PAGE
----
British journalists work the longest hours for the lowest pay with the fewest rights and the shortest holidays in Europe – so said NUJ general secretary Jeremy Dear at the TUC conference in Brighton.
“Working life has been characterised for too long by low pay, long hours, increased stress and illness,” he said. “We know of a pro?table newspaper where journalists earn £8,750 a year. They can supplement their income by cleaning their own of?ce after work.”
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Dear told the conference that 10 per cent of NUJ members earn under £12,000 a year. In London some members claim state bene?ts and are trying to pay off student debts. “Many of our members end up working 45, 50 and 60 hours a week.
Some sign individual opt-outs from the Working Time Regulations because they have to or fear losing their job. We’ve seen record numbers of cases of bullying, of stress at work.
Three of our members have committed suicide, at least one directly blamed by their families on stress at work.”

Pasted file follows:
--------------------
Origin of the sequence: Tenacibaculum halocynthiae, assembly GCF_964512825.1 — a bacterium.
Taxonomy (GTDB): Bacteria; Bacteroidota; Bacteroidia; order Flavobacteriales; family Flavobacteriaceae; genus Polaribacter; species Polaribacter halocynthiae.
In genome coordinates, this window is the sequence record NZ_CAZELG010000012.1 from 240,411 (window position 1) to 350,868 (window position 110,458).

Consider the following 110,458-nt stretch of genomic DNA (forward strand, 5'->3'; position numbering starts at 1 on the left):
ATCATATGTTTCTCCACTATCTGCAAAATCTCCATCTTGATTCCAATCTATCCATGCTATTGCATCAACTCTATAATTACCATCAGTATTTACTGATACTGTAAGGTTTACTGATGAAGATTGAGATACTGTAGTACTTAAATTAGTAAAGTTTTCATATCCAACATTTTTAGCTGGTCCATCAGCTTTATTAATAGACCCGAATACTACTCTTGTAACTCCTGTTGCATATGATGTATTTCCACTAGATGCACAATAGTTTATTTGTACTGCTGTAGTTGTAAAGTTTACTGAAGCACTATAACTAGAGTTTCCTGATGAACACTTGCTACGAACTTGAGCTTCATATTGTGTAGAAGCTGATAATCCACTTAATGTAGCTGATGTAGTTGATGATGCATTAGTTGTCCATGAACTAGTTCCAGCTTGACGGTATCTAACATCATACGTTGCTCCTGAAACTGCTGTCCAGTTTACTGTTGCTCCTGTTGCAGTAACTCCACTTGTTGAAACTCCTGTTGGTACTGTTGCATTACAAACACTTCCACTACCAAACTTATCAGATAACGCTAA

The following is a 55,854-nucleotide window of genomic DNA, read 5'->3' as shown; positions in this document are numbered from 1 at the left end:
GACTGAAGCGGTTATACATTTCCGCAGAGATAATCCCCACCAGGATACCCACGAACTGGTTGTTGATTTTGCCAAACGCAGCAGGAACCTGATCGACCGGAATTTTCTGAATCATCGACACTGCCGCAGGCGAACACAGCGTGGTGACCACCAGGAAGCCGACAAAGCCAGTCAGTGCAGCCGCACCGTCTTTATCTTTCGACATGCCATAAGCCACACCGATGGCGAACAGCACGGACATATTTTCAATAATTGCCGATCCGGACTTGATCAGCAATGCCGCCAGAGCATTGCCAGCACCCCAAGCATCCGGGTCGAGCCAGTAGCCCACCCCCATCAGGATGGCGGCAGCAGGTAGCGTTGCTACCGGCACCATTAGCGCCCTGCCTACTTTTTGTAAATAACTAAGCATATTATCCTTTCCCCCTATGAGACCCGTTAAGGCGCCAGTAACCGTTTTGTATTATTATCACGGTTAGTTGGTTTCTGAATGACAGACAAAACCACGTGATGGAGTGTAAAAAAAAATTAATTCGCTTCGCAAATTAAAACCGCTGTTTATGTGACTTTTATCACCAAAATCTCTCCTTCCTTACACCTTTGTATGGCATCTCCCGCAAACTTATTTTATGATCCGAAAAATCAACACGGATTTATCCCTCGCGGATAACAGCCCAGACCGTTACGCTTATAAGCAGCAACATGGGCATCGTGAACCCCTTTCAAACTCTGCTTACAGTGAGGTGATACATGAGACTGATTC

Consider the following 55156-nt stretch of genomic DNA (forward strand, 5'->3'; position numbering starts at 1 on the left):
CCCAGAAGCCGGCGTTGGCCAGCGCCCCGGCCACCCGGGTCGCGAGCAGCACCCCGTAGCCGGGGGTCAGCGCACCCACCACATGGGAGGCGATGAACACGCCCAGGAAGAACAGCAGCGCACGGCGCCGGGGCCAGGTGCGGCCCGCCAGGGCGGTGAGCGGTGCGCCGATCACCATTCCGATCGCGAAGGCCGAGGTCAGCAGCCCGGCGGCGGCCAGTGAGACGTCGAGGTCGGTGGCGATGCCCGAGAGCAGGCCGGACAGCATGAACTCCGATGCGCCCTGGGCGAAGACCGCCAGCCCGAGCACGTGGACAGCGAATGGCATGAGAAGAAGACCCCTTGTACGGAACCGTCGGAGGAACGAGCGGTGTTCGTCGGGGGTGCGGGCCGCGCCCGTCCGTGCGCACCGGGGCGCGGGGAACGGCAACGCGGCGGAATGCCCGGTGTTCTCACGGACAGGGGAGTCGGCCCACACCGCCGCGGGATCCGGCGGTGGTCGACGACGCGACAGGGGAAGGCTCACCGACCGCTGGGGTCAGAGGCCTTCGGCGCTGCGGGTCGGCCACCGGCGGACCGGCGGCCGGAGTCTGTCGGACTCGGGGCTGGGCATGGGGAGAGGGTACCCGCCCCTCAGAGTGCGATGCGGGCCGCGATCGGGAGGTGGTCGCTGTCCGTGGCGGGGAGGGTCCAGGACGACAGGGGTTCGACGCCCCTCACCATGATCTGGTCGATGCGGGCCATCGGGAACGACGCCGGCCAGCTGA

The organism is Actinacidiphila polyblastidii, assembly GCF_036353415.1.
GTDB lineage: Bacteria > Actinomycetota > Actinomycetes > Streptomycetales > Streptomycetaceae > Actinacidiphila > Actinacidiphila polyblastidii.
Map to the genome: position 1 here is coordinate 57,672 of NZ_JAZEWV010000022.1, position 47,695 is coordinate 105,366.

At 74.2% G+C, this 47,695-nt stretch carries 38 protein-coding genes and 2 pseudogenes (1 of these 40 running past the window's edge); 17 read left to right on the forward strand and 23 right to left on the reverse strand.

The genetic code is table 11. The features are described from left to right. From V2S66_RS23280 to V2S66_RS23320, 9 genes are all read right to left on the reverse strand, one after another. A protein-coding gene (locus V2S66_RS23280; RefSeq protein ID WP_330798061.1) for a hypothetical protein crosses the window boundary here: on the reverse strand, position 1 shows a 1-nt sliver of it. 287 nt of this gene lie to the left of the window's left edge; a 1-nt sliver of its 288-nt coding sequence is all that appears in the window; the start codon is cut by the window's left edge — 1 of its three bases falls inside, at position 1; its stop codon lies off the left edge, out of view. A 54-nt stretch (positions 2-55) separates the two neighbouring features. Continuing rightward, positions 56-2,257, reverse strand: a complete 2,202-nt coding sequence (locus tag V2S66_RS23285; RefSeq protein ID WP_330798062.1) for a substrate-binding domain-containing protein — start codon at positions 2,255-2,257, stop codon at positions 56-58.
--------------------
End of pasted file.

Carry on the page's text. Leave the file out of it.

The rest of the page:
Dear said the Government had a chance to put things right by improving employees’ rights in the current review of the Employment Relations Act but failed to take it. “The fundamental basic right to negotiate on pensions, equality and training is apparently a step too far.
Sweetheart deals that take away the rights of existing union members are legitimised. “The anti-union laws don’t create fairness,” he said, “they create greater inequality in the workplace.”
Delegates at the conference voted unanimously for a militant campaign to improve pay and conditions in the workplace.